And lots of it.  On Monday morning, we had a tiny glimpse of how beautiful London looks covered in a layer of snow.  While we walked to school, I started having grandiose illusions of charming winter wonderland images littering my blog this week, but by the time I picked Liam up from school, it may as well have been raining.  The snow was falling, but melted by the time it hit anything.  We were soaked when we arrived home.  And disappointed.  I tried to be positive, “Isn’t this so cool Liam?”  “No,” was his simple, bordering on defiant, reply.  His attitude bothered me and then I realized, my child was born in California.  He is, for all intents and purposes, a California boy, floppy hair and all, and therefore, I can only guess he is predisposed to surfing over skiing.  In other words, snow does not fit his sensibility at all.  Besides, the one time we actually did go up to Tahoe for some sledding (or shall I say sledging from now on per British pronunciation), the sun was so intense, it burned his eyes and he couldn’t open them for 24 hours so you can see how snow might not excite my very particular four year old.  I, on the other hand, grew up in Ohio, so while the last nine years in California have made me incredibly soft, I still feel like a giddy child waiting for school to be cancelled when I see snow.  I’ve heard mixed reviews of snow in London, so when we didn’t see any further flurryious developments over the next few days, I had all but given up, thinking that might be all we were going to get for the remainder of the winter season.  I was wrong.  Friday morning was the opposite of Monday morning.  When it was time to collect Liam, the snow was unleashing on the city streets and my neighbor offered to drive.  Up to this point, I have refused, not wanting Liam to think we could go in someone else’s car every day, but when I looked out at the whiteness growing exponentially and then back down at my boots designed for some light puddle jumping, I didn’t hesitate accepting her good will this time.  She also said something about homemade soup, cappuccinos, and the boys playing in the snow at her place afterwards.  This day was just getting better and better.  And to my very pleasant surprise, after an afternoon of snowball throwing, angel making, snow shovelling, and jumping on a snow covered trampoline (oh, we pulled out all the stops), Liam’s outlook on this foreign concept of trudging through piles of cold fluff changed completely.  I will make a skier out of this boy yet.  The inclement weather coincided with our planned trip to Bath and we spent the rest of the weekend touring an already magical place, made more spectacular by the icicles and snow.  What is it about snow that is so completely fantastical and peaceful?  If there seem to be a ton of photographs of Liam walking through the snow, well, that’s basically what we did for 2 days straight.  And not one single grumble from him.  This, after his initial luke warm response.  We couldn’t get over it.  Throw some long underwear on that kid (and some snowballs at Mommy, I might add) and give him some mountains of snow to conquer, and suddenly we have a little world traveller on our hands.  AND...my grandiose illusions were realized after all!  Cheers.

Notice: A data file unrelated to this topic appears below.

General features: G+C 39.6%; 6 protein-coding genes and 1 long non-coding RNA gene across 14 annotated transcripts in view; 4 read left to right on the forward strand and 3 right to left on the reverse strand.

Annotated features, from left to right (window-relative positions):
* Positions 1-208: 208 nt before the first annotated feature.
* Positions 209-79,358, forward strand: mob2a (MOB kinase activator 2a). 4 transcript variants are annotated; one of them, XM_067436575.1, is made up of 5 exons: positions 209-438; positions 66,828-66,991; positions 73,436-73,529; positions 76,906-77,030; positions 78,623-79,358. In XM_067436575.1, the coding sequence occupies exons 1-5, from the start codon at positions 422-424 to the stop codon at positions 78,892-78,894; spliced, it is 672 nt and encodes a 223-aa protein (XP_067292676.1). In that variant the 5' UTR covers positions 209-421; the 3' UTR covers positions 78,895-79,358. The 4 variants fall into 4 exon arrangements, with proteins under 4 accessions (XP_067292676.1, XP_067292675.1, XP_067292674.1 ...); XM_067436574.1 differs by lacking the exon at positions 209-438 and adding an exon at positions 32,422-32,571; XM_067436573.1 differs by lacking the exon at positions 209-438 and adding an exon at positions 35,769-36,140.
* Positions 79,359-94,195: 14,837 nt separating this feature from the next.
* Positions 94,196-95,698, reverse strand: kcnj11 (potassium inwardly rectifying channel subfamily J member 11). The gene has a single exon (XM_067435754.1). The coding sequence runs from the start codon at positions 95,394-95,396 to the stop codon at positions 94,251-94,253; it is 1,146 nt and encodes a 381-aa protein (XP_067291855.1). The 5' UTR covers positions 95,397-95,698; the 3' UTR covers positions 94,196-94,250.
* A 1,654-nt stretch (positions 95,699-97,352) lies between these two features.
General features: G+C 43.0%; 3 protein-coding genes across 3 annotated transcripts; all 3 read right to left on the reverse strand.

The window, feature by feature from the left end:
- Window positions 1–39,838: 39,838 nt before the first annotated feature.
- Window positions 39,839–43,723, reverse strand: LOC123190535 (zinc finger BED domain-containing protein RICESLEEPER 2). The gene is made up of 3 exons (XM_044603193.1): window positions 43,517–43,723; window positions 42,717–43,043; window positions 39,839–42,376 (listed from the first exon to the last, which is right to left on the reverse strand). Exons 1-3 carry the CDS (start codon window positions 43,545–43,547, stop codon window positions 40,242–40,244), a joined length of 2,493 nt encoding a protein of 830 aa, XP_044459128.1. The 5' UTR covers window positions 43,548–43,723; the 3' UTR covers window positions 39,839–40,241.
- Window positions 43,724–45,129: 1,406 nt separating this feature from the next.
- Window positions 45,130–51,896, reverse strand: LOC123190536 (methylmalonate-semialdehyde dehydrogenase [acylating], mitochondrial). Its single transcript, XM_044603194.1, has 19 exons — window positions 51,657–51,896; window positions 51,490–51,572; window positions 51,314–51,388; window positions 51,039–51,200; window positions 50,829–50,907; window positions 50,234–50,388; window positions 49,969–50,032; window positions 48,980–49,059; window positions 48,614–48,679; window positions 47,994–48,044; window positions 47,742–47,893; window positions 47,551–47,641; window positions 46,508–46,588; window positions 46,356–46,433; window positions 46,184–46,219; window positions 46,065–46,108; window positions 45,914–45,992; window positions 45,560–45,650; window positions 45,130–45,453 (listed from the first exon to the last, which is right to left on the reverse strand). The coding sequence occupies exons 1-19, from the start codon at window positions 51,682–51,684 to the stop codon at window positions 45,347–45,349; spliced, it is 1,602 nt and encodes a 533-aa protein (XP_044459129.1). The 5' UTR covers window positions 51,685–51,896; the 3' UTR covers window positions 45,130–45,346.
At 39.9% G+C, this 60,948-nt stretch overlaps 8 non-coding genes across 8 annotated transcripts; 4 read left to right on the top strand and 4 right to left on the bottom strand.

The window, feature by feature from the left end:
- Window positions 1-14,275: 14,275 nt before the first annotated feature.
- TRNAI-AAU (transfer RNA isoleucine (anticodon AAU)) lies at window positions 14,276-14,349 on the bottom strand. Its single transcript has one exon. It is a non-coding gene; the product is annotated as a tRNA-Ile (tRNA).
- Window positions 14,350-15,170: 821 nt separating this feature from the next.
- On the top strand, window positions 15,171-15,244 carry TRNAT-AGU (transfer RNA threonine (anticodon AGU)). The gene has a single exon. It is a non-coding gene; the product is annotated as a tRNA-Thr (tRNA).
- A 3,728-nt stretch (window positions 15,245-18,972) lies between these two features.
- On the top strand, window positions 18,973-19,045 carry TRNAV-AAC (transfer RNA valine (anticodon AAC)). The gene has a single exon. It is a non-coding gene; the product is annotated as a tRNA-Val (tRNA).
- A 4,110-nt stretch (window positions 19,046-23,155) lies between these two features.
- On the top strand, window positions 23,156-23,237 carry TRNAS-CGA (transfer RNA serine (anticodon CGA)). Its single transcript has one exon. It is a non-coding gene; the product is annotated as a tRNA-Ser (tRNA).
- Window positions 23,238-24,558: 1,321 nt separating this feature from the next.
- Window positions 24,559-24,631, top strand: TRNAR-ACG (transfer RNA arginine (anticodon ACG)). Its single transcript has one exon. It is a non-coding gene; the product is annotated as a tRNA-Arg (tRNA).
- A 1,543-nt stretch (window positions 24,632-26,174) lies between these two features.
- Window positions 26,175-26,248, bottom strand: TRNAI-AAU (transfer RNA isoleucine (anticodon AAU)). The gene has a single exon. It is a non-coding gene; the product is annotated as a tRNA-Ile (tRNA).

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It actually didn't snow at all in Bath while we were there, but when we returned home to London, it was coming down like crazy!!  Made for some good sledging Monday afternoon :)
Week 19-003

Wednesday, January 16, 2013

Week 18